11. Psychometric and aptitude tests

The term ‘psychometric testing’ encompasses anything from abstract reasoning, verbal reasoning to other sorts of IQ-type tests but, for most interviews, it is used to refer to personality tests such as Myers Briggs or Belbin Tests can be carried out under supervised exam conditions, though candidates are often allowed to take them online from home at a suitable time.

11.1 - Nature and purpose of psychometric tests

Tests consist of a series of multiple-choice questions (anything from 10 to over 100). Questions may refer to certain traits of your personality or behaviours. They are used to identify the candidate's personality in terms of anxiety, sociability, assertiveness, leadership skills or evidence of being extrovert or introverted. They assess the stable and enduring characteristics that distinguish them from other people and make them unique, but still permit a comparison between individuals.

Once the questionnaire has been completed, a report is issued to the organisation. In some cases, the results are analysed by an occupational psychologist or other competent assessor, and may be followed up by an interview with that assessor to validate the results of the test.

Psychometric testing can provide a strong insight into the strengths and weaknesses of particular candidates, and can sometimes be extremely accurate at extracting their true nature. They enable employers to determine whether a candidate is likely to fit both within the team and the job that is being advertised and to identify specific issues which may need to be investigated further. For example, an employer may be looking for an individual who has the ability to develop services, can show strong leadership and work both independently and with others. A candidate's test may reveal that he has those abilities but that he can sometimes appear too driven and slightly inflexible, sometimes at the expense of their relationship with others. Confronted with such results, the organisation may wish to probe further into how that candidate handles conflicts and supports others in his/her team.

Examples of psychometric questions

  1. What do you enjoy the most?
  • Thinking about what is in the unknown
  • Doing practical things that have a tangible result
  1. What irritates you most about other people?
  • When they are dogmatic about their strong, personal beliefs
  • When they keep imposing rules on other people
  1. What gives you most satisfaction?
  • Challenging the status quo, to shake things up a bit
  • Reviewing my own experiences and knowledge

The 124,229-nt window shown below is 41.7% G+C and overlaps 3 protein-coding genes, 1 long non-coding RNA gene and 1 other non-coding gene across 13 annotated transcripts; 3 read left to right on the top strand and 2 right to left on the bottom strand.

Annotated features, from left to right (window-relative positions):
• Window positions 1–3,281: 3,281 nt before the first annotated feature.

1. What is most comfortable for you?
  • Comforting other people who feel hurt or upset
  • Forming my own explanations of how things work
  1. Which of the following is most like you?
  • Strong and determined
  • Enthusiastic and friendly
  • Caring and sharing
  • Questioning and careful
  1. Which of the following is least like you?
  • Jolly and companionable
  • Reliable and warm
  • Objective and principled
  • Certain and dominant

11.2 - How psychometric tests are used

Some organisations do not use psychometric tests for recruitment purposes but simply use the report to determine how to best involve the new recruit in the team i.e. it is more a management tool than a recruitment tool. This may be the case in departments where there is flexibility with regard to job plan or the type of teams and colleagues that the candidate can interact with i.e. mainly in larger organisations.

Others use the report as an additional piece of feedback to help with the final selection process.

Others still use the report to direct the questioning at the interview. In such cases, candidates may be asked different questions depending on the nature of the test's results. For example, a candidate who is reported to be a good team player but not very driven may face more questions on leadership and initiative than other candidates. On the other hand, a candidate who is reported to be a good leader and strong achiever, but at the expense of personal relationships, may face more questions on how to support colleagues, deal with underperformance, conflict or pressure.

11.3 - Can you cheat the system?

Bluntly speaking, there is nothing you can do to prepare for psychometric tests and it is impossible to cheat the system. Indeed, there is no right or wrong answer to any questions asked for the simple reason that you do not know exactly what type of personality the company is looking for. Perhaps the team you are about to join is full of egos and conflicts and they are looking for someone who can build bridges. Perhaps the team is full of people who are plodding along and they are looking for an enthusiastic person who can develop new ideas. Often, they don’t actually know exactly what they are looking for and it boils down very much to “Let' see what we get and if we like it.”

As such, by trying to second-guess what you feel they want to hear, you run the risk of presenting an image that is totally different to the real you. If you second-guess incorrectly, you will not be given the job. If you second guess correctly, you may end up with a job that does not suit your personality. In addition, psychometric tests often contain validation questions which are designed to cross-reference your answers to detect if you are being consistent. By pretending to be someone else, you may well end up coming across as inconsistent, which is not an attractive trait of personality to anyone.

In conclusion, it is always best to answer the questions truthfully. If the job is the right fit for your personality you will most likely pass that hurdle easily. Telling the truth will also make it easier at the interview when your answers will be cross-referenced with the test results.